Double identity

Last year the School Libraries and Information Literacy Unit of NSW DET conducted a rap, Identity: Sharing Our Stories for Stages 3 and 4. Due to the success of this rap, via the Edublogs blogging facility, it is being run again this term!

The rap addresses outcomes in English, HSIE, PDHPE, Music and Aboriginal Studies. It draws on a range of contemporary texts, including personal stories, to explore Aboriginal perspectives on what builds strong identity. The rap is helpful for cultural understanding for all students. It also supports the Stage 4 secondary COG unit, “Cultural identity”.

Many teachers complain that they find it difficult to make sure they address Aboriginal perspectives in their programs correctly, and to find relevant resources to support their units of work in this area. Even if your school is not planning to participate, I would again urge teacher-librarians to visit the pages as the rap unfolds. Rapping is a great learning experience – for students, teachers, teacher librarians, AEOs (Aboriginal Education Officers) and community members. A range of excellent online resources is available, including: programming and planning, proformas, music, and online factual texts. This rap offers an excellent way to develop an educator’s familiarity with blogging as an educational tool, embedded in your program of work.

This year, our Year 5 students will be working in groups on the rap activities, and utilising our brand new interactive whiteboard (IWB), which is located in our library. Now that’s exciting! The new version of the Identity rap starts the week of 18 May 2009, and runs for about six weeks. Schools can use as much or as little, as suits their unique situations.

Out of the mouths of babes

Yesterday, a group of Stage 3 (Year 6) students met with me in three small groups, in the school library, to compile a Rap Response to the first Rap Point in the Identity Rap. We read some articles by some local Aboriginal educators and then the students had to discuss when they had returned to the house they’d lived in when they were younger, and to recall some well-worn phrases from parents and grandparents that continue to shape their identities, and that have become “messages for a good life”.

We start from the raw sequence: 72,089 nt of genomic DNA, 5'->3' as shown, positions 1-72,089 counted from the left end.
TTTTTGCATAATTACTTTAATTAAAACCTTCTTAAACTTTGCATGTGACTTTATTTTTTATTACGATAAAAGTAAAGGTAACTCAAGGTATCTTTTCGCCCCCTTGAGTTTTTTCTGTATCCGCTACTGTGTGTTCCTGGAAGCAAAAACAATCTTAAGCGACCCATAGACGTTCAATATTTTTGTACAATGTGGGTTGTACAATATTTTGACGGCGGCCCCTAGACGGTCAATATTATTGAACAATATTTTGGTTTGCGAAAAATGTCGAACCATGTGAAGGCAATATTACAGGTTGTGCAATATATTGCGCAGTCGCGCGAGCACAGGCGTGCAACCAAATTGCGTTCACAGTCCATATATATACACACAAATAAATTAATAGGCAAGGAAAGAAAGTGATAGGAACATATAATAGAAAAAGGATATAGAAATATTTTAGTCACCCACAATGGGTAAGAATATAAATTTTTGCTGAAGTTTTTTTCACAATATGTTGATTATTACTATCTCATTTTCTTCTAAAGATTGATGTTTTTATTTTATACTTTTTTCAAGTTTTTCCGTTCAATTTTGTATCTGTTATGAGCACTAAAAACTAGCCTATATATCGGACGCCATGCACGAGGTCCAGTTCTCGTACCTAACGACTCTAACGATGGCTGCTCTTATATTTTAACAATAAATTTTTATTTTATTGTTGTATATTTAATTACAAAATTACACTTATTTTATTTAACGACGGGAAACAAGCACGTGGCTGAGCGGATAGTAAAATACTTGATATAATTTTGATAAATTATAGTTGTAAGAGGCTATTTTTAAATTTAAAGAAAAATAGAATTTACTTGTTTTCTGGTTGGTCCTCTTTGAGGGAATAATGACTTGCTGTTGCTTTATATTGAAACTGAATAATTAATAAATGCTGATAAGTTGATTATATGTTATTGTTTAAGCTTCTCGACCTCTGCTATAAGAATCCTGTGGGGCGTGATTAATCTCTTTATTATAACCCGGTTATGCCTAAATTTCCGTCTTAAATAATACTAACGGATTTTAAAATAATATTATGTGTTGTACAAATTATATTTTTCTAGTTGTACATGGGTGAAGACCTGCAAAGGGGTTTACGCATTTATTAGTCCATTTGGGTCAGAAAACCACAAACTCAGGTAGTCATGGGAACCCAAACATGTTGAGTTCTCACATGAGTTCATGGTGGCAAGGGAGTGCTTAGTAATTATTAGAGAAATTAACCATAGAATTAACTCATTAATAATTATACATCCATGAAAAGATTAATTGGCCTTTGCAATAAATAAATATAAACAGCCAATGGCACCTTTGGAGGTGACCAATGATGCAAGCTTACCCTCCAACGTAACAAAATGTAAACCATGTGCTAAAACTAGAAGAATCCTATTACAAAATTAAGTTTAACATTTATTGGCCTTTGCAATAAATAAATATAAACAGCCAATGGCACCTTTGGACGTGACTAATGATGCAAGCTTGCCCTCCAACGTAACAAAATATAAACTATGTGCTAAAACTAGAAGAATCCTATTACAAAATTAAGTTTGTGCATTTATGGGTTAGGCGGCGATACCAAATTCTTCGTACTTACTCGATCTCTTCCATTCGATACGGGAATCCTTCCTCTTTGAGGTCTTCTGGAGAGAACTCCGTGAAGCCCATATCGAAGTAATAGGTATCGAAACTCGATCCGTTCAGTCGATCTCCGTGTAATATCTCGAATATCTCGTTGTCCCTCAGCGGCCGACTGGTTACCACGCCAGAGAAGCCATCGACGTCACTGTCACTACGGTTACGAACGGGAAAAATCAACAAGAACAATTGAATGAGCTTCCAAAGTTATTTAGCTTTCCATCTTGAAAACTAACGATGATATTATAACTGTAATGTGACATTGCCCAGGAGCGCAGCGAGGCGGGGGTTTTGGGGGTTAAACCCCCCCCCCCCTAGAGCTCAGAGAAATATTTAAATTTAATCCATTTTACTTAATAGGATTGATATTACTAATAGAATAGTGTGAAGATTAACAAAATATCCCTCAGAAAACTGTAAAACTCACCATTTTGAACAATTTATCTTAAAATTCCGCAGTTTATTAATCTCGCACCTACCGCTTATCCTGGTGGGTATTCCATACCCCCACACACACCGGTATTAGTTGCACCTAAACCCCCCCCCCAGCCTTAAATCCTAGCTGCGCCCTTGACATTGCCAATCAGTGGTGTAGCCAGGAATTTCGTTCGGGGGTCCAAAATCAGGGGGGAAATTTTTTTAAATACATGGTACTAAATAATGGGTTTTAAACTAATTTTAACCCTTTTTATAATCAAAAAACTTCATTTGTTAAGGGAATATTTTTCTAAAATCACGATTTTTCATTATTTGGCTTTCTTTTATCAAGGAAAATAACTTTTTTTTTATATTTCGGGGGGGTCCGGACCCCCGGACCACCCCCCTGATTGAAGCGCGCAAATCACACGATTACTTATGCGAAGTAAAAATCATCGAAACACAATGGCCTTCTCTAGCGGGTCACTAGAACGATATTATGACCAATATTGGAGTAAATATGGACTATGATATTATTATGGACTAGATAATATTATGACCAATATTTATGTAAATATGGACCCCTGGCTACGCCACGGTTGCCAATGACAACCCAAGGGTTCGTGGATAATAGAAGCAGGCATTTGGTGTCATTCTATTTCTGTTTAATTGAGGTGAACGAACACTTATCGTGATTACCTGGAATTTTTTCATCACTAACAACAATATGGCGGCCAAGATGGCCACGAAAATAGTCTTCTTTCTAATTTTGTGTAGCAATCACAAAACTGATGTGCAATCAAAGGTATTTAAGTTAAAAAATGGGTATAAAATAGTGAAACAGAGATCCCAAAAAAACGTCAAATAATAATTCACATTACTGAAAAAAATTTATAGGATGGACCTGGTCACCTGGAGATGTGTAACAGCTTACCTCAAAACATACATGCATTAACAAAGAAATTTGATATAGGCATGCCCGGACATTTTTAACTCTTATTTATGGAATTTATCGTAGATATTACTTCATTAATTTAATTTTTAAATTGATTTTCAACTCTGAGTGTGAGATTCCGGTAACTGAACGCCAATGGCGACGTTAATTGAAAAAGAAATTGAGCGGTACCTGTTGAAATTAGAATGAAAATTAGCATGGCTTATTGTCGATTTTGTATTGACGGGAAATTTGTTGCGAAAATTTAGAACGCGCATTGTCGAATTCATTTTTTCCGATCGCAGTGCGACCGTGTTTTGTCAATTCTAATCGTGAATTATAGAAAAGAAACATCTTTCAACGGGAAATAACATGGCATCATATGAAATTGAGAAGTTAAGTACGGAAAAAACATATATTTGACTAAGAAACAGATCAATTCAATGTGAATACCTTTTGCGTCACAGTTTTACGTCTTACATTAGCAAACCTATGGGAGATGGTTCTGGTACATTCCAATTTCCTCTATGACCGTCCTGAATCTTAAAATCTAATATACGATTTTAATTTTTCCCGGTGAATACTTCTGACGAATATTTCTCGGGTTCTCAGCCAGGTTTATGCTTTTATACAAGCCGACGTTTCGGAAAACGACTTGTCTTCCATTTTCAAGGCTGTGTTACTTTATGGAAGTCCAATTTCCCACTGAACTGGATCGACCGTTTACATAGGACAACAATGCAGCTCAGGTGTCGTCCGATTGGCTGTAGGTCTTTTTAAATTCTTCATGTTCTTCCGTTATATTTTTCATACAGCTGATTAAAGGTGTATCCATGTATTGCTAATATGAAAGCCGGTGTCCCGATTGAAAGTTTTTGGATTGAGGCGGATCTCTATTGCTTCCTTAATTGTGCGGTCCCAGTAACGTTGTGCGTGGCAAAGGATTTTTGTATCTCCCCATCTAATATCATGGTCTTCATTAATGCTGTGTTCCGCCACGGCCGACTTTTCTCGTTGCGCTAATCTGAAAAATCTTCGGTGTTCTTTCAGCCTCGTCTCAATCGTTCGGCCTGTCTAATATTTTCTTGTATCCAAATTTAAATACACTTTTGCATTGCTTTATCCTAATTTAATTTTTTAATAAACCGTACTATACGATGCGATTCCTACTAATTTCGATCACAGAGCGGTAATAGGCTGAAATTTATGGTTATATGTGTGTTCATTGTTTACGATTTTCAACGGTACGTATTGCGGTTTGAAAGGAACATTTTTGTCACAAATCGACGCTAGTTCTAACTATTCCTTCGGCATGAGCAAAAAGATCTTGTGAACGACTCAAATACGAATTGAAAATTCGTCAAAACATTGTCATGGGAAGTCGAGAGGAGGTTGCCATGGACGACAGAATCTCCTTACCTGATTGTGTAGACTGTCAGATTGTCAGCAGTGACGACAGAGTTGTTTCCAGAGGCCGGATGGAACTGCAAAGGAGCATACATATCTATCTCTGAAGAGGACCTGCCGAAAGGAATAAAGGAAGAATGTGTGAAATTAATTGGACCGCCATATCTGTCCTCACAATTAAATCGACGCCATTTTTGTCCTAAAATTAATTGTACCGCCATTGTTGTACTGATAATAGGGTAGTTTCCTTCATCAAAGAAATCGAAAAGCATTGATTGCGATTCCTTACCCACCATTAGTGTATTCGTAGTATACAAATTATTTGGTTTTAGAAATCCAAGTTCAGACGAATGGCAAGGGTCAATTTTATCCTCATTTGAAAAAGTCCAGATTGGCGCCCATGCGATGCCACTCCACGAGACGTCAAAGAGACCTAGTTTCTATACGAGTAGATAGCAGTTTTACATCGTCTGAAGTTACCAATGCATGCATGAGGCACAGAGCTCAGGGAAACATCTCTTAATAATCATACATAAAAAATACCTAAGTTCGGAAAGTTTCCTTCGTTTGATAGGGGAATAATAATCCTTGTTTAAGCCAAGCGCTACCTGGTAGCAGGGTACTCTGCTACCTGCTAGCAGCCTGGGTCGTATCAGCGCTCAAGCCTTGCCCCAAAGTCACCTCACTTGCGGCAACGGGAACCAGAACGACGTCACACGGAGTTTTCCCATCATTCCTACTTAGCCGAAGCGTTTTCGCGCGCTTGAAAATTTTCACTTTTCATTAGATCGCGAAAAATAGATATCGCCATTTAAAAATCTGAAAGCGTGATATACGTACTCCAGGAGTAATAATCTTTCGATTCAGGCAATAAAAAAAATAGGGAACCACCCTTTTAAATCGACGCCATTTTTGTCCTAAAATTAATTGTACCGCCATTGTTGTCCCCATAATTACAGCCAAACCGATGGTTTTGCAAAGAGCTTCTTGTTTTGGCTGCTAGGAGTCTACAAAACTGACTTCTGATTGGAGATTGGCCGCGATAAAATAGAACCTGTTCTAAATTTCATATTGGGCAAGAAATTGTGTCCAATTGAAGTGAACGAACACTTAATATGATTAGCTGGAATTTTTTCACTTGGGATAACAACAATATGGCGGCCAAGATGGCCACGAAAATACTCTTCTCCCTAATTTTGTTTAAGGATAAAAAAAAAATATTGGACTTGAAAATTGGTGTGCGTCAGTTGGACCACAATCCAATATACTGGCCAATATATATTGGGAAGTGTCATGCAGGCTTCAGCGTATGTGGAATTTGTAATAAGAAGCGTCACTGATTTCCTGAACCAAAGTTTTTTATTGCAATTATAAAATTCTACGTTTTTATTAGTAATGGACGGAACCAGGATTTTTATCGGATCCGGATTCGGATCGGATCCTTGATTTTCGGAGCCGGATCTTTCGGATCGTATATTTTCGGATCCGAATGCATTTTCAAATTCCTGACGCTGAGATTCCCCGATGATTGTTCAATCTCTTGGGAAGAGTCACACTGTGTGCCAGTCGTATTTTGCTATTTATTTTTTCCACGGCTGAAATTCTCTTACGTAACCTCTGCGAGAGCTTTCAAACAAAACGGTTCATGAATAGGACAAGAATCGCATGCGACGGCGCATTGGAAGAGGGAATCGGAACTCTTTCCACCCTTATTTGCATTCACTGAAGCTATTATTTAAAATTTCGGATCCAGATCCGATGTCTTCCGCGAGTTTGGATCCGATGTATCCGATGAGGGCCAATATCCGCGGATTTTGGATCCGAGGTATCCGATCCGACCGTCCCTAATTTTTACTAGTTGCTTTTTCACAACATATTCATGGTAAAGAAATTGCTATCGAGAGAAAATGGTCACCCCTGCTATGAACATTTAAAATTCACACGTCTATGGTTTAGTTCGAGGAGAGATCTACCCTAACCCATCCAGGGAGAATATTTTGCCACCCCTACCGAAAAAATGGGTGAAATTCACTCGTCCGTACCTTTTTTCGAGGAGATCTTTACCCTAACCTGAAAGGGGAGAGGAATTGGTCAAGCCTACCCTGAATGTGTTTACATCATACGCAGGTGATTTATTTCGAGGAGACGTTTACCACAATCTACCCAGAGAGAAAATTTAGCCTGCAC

I can highly recommend Circle Time as a successful strategy for scribing the students’ fresh, unassuming responses to the stimulus material. They were delivering their grandparents’ sayings with such seriousness. (I was inwardly in hysterics by the spontaneity and honesty of their oral replies, and it was all I could do to hold the pencil steady as I scribed their warmly humorous answers.)

They said:

We will always remember these wise words:

“When cooking pikelets, don’t get too close to the pan.”

“Don’t jump on the couch.”

“Chew like a lady.”

“Never draw on people when they are asleep.”

“These things you should remember because I did it the hard way.”

“Always start the day with a good breakfast.”

“Study hard!”

“Never pick your nose in public.”

“Respect people, even if you dislike them.”

Wonderful stuff, eh?

I have an article about Circle Time in a recent issue of Scan. If you’re interested in following it up, the details are:
‘Circle time: maximising opportunities for talking and listening at Penrith Public School’in Scan 26(4) November 2007, pp 4-7.